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[393] not ordered forward until nearly five o'clock P. M. I then marched rapidly on, retarded much by the artillery and ambulances which blocked up the narrow road. On reaching the edge of a cornfield, about a mile and a half from the nearest point of the battle-ground, I was informed that General Ewell was sorely pressed by the enemy, and reinforcements were promptly needed. I then marched forward at double-quick, and the men reached the wood on the south side of the battle-field almost exhausted. Having no knowledge of the local geography, and failing to find any staff officers who could direct me at what point I should enter the fight, two regiments, standing in the open field, were pointed out to me as having just retired from the woods, whence the fire of the enemy had driven them. I at once moved by the flank through the interval between these regiments, promptly formed line of battle, and accepted for my brigade the position which they had abandoned. A continuous line of thirty-five hundred men moving forward in perfect order into the wood, and at once opening fire along its entire length, (chiefly armed with Enfield rifles,) made a decided impression, and promptly marked the preponderance of musketry sound on our side, as was observed by other commanders on the field. The extreme density of the wood, and the sloppy, miry soil, with no knowledge of the conformation of the country beyond me, made it evident that the different regiments of the brigade would soon be separated from each other. I therefore sent different members of my staff to the right and left of the line to press it forward, and remained myself as near the centre as possible. Onward the line advanced through the wood, firing at every step, and guided only by the volleys from the enemy, toward the thickest of the fight. In the midst of the wood I met Major-General Ewell, then hotly engaged, who, as he saw this long line advancing under fire, waved his sword and cried out--“Hurrah for Georgia!” To this there was a cheering response from my command, which then moved forward more rapidly than ever. From General Ewell I learned something of the condition of the field and the point at which my command would be most useful. To that point I directed such portions of the brigade as could then receive my orders in time. This portion advanced steadily forward, commanded by myself in person, the regiments occasionally disunited by the smoke, dust, and confusion of the battle-field, and then brought together again. They were all the time under a continuous fire of musketry and artillery, until they reached the brow of the hill on the field, directly in front of the position where they had emerged from the wood. This steady advance was only checked occasionally by the extreme difficulty of distinguishing friend from foe, as the dusk of the evening was added to the other elements of confusion. In conjunction with fragments of other brigades, having driven the enemy steadily before us, when I reached the brow of the hill already mentioned, I found his battery had retired and his infantry taken to flight. I then gathered up the fragments of several other brigades and regiments, and adding them to mine, retired a few hundred yards to the rear, and diagonally to the left, where I could still distinguish a disjointed line of Confederate troops. A hasty conversation with Brigadier-General Garland satisfied me that I was the commanding officer on that part of the field, and I at once assumed command, and ordered into line all the troops near me. It was by this time quite dark. Learning from a staff officer, who then rode up, that a charge was to be made on the extreme left of the field, in which assistance was needed, I at once commenced to move, by the right flank, all the troops over whom I had assumed command, toward the point indicated. After marching two or three hundred yards, the shouts of victory from our friends announced that the last battery of the enemy had been taken, and the “rout” complete. I then halted in the midst of the battle-field, separated the regiments of my brigade from the rest of the troops, and ordered the men to sleep on their arms.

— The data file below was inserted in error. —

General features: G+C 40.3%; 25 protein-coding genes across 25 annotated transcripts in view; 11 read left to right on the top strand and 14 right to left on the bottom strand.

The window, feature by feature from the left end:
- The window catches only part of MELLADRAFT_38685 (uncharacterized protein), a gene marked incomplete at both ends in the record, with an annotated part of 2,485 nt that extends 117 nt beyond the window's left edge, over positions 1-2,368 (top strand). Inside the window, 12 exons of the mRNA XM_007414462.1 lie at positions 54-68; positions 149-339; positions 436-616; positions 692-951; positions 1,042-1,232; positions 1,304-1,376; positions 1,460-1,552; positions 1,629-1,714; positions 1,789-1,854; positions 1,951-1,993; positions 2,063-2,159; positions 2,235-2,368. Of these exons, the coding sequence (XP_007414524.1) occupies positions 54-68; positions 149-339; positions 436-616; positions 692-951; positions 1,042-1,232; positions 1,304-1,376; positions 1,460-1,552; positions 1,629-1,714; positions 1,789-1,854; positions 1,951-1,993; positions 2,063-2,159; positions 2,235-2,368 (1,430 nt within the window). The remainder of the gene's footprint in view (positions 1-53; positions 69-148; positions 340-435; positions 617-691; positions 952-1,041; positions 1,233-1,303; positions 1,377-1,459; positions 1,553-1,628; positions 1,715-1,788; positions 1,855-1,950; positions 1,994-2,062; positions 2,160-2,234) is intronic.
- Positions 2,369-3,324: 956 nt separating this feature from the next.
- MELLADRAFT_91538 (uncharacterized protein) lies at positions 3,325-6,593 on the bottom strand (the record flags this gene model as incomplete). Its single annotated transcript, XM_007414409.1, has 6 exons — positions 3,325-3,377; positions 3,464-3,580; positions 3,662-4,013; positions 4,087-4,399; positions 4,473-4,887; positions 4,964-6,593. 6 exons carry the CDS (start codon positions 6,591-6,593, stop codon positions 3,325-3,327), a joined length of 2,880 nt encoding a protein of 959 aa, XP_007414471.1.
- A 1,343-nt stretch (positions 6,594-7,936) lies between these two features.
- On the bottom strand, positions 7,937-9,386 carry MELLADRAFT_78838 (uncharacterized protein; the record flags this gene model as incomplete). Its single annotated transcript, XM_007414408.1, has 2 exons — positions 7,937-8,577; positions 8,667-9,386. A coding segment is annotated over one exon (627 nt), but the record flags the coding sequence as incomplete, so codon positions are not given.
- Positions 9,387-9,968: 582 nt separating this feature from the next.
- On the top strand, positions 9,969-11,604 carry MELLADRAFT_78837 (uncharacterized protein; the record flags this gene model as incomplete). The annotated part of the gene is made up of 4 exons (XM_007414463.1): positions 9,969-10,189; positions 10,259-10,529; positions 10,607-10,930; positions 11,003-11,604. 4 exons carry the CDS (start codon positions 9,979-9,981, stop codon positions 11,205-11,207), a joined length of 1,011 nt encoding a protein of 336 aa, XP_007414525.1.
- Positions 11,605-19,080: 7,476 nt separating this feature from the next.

During all the time above indicated, after the brigade was fairly engaged, the two regiments on the left (Thirty-first and Thirty-eighth Georgia) were beyond my reach, and under the immediate direction of my Adjutant-General, Captain E. P. Lawton. In emerging from the wood, these two regiments found themselves in the hottest part of the field, where our friends were pressing on the enemy toward the left, and joined them in the contest at that point, under a murderous fire. Steadily on did they press, doing great execution, until the last cartridge was expended, and then joining heartily in that last charge after nightfall, which resulted in the shouts of victory already referred to. The conduct of these two regiments, officers and men, and of Captain E. P. Lawton, who led them, cannot be too highly appreciated; and the list of the killed and wounded, for the short time they were engaged, attests the danger which they so gallantly faced. Captain Lawton had his horse killed, and received a slight wound in the leg. Lieutenant-Colonel Pair, in command of the Thirty-eighth, had his arm shot off, near the shoulder, and Major Matthews was severely, it is feared mortally, wounded. Colonel Evans, commanding the Thirty-first regiment, received a slight flesh wound; and a number of other officers were killed and wounded, as appears by the annexed list.

Early in the action, and soon after entering the wood, my volunteer Aid-de-camp, Captain Edward Cheves, while riding by my side, had his horse shot down. He promptly rose to his feet, announced to me his safety, and his intention to keep up with the brigade on foot. He followed on toward the left, where the Thirty-first and Thirty-eighth were so hotly pressed, and while gallantly pursuing the line of his duty, he fell, pierced through the heart by a rifle ball. Though a mere youth, he had exhibited a degree of zeal, intelligence, and gallantry worthy of all praise; and not one who fell on that bloody field has